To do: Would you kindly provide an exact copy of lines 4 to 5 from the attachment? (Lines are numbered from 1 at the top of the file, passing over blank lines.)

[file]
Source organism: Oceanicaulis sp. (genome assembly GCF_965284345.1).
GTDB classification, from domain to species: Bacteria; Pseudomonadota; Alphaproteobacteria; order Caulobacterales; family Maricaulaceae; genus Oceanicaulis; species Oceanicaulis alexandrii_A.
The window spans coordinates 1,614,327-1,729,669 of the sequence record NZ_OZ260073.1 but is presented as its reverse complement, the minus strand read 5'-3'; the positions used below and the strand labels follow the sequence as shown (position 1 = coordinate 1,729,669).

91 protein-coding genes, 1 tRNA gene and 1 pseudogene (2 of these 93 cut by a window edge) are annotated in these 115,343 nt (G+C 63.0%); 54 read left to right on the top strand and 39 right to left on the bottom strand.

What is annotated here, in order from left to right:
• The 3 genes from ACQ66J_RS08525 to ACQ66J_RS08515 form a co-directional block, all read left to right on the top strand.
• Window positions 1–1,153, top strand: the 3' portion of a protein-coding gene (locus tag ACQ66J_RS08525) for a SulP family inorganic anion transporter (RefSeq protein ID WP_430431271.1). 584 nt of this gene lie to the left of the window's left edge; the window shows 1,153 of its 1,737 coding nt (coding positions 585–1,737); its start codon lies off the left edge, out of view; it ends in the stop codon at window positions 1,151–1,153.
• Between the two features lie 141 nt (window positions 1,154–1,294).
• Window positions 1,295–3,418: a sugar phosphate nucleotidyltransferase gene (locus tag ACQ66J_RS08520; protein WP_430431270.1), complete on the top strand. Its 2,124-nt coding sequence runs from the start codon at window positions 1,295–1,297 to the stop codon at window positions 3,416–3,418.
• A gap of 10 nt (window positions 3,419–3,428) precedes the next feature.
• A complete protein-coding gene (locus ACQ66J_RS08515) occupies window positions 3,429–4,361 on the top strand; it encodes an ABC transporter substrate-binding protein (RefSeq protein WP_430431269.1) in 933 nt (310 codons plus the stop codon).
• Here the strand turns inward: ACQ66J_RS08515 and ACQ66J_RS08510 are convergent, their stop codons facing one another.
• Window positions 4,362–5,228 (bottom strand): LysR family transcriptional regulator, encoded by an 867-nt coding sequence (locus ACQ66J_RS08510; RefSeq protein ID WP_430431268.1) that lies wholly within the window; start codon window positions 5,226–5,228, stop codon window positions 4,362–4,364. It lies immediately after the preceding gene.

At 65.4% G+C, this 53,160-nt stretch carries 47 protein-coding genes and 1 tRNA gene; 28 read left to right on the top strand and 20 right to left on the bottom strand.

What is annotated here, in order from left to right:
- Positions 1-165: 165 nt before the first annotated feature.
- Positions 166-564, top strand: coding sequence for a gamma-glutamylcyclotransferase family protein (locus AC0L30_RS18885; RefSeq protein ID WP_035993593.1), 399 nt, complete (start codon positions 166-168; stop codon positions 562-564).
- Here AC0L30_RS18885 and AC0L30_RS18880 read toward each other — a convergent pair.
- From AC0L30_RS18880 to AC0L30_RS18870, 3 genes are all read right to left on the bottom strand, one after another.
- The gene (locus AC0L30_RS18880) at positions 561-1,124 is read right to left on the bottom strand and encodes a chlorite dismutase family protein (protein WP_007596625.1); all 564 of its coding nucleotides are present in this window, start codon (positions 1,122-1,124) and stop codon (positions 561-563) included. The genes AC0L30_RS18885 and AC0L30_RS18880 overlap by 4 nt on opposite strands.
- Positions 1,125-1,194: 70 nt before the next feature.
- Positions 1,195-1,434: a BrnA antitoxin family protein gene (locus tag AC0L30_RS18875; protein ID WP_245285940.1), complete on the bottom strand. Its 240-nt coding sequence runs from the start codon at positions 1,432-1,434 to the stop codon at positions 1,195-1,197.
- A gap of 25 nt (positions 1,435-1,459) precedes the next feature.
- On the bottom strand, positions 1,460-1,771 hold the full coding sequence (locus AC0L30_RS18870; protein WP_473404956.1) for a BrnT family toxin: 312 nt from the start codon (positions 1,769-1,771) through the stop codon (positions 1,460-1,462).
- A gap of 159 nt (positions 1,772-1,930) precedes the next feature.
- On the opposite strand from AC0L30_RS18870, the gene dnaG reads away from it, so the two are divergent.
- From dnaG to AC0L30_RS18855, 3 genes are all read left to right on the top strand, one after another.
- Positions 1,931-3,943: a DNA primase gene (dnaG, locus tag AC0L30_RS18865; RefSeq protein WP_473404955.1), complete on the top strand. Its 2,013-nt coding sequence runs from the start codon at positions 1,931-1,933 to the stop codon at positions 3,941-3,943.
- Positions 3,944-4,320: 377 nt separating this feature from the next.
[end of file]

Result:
91 protein-coding genes, 1 tRNA gene and 1 pseudogene (2 of these 93 cut by a window edge) are annotated in these 115,343 nt (G+C 63.0%); 54 read left to right on the top strand and 39 right to left on the bottom strand.

What is annotated here, in order from left to right: